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Let's Eat Out

Glitzy Mexican Fare in a Quiet College Town

October 15, 1987|ROSE DOSTI | Times Staff Writer

Palo Alto restaurants are generally low-key and earthy, but somewhat stuck in time--like the places you'd have found in Westwood back in the 1970s. Even the menus at upscale restaurants like Gatehouse and Leland's, which have tablecloth service, appeal to a range of tastes, with items from health-cult burgers to haute escargots a la Bourguignon. At Osteria, an upscale Northern Italian restaurant in Palo Alto, the salads and pasta try but never quite reach the refinement or sophistication of the silky-slick places that have jaded our palates in Los Angeles.

Which, in a way, is refreshing.

Then suddenly, as if out of nowhere, rose El Dorado Cafe, which opened its doors only this month in the university (Stanford) town.

This restaurant is a flashy city slicker from south of the border, complete with a mural that whimsically shows an Aztec warrior deifying a Cadillac struck by earthquake or some such trauma. Who knows?

But the neon decor, wall-to-wall bar, open kitchen, professional Mexico City-style waiters, the costuming and the service--and the food--give one pause.

This is glitz-ritz. For starters, the place has a din that would burst eardrums in an Aztec temple. But there is happy music, and the human sounds are happy too. A waiter brings out El Dorado poppers, sometimes known as slammers or cucurachas, a drink popular in Mexico's resort hot spots. He slams the drink (consisting of a shot of tequila, splash of Kahlua and ginger ale) on the table to generate foam, and the customer downs it in one fell swoop, if he--or she--can. Usually he--or she--can, and there is hoopla. Contrived, but cute.

El Dorado does a nice thing for lunch. It serves tortas, which are Mexican sandwiches made with a crisp, torpedo-shaped bread roll called bolillo. You can have torta filled with pork seasoned with achiote and baked in a banana leaf, the way they prepare them in the Yucatan. Or you can order torta filled with spit-roasted pork leg, or one filled with grilled chorizo and guacamole.

You can also get a wonderfully different chile poblano relleno filled with veal and covered with a white-raisin sauce, a spare sprinkling of pomegranate seeds added for decoration. I'd never had anything like that dish before.

For dinner, mesquite-grilled or spit-roasted meats, fish and chicken are worth a try. The impression is that of freshness, a feeling reflected in the taste of the food. The grilled pork steak was terrific, served with rice, beans and tortillas. I tried a mole poblano, a grilled chicken leg covered with mole sauce made with cocoa. The dark sauce is the color of roasted coffee beans, and it has a slight bitterness--not unpleasant--that gives it fullness and richness.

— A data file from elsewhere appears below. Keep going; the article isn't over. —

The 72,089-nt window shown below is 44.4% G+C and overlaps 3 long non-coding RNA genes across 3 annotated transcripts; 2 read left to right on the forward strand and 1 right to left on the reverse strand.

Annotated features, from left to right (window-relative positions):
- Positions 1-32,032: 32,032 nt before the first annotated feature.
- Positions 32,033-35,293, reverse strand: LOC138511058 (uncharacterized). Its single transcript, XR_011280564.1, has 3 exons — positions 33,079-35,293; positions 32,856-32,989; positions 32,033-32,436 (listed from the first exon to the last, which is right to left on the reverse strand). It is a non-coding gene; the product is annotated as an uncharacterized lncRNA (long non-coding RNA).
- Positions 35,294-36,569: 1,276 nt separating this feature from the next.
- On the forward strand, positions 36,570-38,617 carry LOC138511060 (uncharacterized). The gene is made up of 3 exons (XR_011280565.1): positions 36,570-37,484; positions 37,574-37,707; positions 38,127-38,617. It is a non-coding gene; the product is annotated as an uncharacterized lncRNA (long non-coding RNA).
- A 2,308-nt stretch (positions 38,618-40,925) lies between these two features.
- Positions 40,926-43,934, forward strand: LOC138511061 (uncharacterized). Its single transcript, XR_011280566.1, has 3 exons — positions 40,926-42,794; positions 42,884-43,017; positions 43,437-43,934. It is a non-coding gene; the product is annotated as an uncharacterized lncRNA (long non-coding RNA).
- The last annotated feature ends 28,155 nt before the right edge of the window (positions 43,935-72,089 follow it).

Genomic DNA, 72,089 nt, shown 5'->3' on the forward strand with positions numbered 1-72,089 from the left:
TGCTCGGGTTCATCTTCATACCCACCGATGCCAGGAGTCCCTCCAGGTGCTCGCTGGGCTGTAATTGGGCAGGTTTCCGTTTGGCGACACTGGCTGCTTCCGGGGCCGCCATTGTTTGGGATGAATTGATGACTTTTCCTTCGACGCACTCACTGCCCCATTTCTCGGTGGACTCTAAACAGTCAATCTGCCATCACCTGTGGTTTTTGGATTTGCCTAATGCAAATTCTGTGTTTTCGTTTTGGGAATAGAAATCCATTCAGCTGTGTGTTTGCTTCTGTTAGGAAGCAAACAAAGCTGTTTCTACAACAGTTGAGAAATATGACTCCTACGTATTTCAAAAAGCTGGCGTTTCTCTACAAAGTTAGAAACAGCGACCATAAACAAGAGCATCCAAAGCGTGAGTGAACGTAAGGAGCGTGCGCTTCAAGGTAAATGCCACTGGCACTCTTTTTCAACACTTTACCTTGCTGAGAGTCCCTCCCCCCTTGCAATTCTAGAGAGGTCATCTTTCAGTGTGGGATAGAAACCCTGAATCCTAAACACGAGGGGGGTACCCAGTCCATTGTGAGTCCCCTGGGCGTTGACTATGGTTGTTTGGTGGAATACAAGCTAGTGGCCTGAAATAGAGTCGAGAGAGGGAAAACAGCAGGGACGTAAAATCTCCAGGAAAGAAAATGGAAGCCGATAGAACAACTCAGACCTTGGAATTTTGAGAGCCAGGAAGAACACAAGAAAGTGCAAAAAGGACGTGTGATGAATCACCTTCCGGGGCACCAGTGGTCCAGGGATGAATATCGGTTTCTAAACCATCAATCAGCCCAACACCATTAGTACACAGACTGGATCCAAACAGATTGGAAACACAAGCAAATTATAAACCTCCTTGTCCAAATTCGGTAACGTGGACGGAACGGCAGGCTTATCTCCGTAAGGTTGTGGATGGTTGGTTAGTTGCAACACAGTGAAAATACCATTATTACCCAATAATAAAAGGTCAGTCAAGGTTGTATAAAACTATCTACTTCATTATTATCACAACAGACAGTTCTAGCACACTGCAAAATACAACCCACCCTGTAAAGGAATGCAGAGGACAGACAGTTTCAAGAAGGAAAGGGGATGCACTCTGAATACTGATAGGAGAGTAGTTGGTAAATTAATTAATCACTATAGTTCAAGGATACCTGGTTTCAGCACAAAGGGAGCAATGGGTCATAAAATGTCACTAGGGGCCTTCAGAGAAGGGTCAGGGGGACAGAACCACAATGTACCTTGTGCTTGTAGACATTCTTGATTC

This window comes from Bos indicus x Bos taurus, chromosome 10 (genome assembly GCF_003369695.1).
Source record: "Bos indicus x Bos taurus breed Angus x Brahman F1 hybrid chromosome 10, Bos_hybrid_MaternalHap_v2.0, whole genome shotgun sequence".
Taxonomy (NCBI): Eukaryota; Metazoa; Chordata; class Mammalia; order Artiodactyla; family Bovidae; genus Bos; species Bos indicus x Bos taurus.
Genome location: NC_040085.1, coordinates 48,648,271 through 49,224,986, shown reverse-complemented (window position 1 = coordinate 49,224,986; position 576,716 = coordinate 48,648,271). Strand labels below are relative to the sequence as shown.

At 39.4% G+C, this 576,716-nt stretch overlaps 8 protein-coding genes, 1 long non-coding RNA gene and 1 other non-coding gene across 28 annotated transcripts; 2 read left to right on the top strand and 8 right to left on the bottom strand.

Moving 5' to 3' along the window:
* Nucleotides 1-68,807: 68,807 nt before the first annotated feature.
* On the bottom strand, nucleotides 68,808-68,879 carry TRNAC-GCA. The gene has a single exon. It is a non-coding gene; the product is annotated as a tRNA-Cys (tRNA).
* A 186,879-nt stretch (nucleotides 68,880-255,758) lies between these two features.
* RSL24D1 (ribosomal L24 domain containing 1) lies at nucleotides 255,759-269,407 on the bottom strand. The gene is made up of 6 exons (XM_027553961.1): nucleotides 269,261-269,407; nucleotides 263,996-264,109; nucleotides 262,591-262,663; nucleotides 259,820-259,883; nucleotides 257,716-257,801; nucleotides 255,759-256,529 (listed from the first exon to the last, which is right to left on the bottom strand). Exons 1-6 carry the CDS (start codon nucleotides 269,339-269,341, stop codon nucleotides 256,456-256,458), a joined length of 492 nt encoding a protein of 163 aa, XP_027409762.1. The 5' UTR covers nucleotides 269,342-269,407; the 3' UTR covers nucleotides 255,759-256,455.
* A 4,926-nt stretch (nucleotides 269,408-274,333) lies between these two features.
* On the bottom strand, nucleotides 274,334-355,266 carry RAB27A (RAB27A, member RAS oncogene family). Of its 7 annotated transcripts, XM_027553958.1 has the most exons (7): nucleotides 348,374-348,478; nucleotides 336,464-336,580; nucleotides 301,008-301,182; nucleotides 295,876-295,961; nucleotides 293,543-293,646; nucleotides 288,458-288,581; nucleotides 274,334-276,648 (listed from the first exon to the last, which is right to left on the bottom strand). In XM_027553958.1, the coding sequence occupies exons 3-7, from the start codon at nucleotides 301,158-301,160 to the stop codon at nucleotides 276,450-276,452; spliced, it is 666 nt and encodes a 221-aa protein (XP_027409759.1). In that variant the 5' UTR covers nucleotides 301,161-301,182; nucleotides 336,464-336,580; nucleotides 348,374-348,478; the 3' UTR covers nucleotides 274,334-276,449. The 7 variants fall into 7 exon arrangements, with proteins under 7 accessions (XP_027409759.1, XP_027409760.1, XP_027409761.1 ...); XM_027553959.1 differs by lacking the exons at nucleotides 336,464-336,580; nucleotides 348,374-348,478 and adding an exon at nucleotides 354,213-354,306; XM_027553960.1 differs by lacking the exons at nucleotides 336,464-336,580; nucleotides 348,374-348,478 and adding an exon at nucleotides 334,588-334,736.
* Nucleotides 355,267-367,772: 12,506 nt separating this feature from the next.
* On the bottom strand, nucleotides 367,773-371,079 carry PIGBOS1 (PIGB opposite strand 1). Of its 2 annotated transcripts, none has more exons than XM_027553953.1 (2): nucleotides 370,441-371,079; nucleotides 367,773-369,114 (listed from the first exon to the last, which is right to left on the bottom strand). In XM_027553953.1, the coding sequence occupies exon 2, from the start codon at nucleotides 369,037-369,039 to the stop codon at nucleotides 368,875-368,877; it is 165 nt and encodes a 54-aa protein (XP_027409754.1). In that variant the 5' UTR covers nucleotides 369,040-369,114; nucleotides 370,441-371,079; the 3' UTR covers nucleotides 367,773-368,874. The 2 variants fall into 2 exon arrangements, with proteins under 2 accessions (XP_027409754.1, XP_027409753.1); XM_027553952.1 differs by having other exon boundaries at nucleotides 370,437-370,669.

The specials, according to the menu, try to cover the range of regional cuisines of Mexico, so you also have a Yucatecan pibil dish of pork shoulder baked in banana leaf, and a Michoacan enchilada filled with chicken or beef, heaped generously with an assortment of julienned potatoes, carrots, lettuce and cheese. A Veracruz snapper dish has a tomato, olive, chili and onion sauce, all baked in banana leaf. A fresh-fish platter, including ceviche, octopus, mesquite-grilled shrimp, calamari, snapper and fresh vegetables, is made to order for two to five persons. There is also a platter of favorites such as fajitas, grilled chicken, grilled steak, quesadillas, sausage and panchos (homemade corn chips called totopos, filled with cheese, beef or chicken).

Among the appetizers, I liked the gorditas. They are small, thickly patted corn tortillas stuffed with sausage and chile- tomatillo salsa. The flautas (tortillas rolled to look like a flute and filled with meat) were freshly fried and crisp. You can order the assorted platter, which includes all of the above, plus chalupas --small tortillas topped with chicken, jalapenos, onions, cheese and sour cream.

I didn't try the fried banana fritters for dessert or the cheese flan, but I did order the caramel-coconut flan, which was nice but not particularly memorable. There are also crepes topped with ice cream and cajeta , which is Mexico's version of milk caramel sauce. And there are fresh and refreshing fruit ices but none of the fruit drinks that I would love to see served, such as horchata and tamarindo.

El Dorado Cafe, 420 Ramona St., Palo Alto; (415) 323-6556. Open from 11:30 a.m. to 3 p.m. for lunch; dinner from 5 to 11 p.m. weekends and from 5 to 10 p.m. weekdays. Open all week. Reservations accepted. Cash and checks only, for the moment. Parking lot front and rear. Average check for lunch $10; dinner $15. Full bar.

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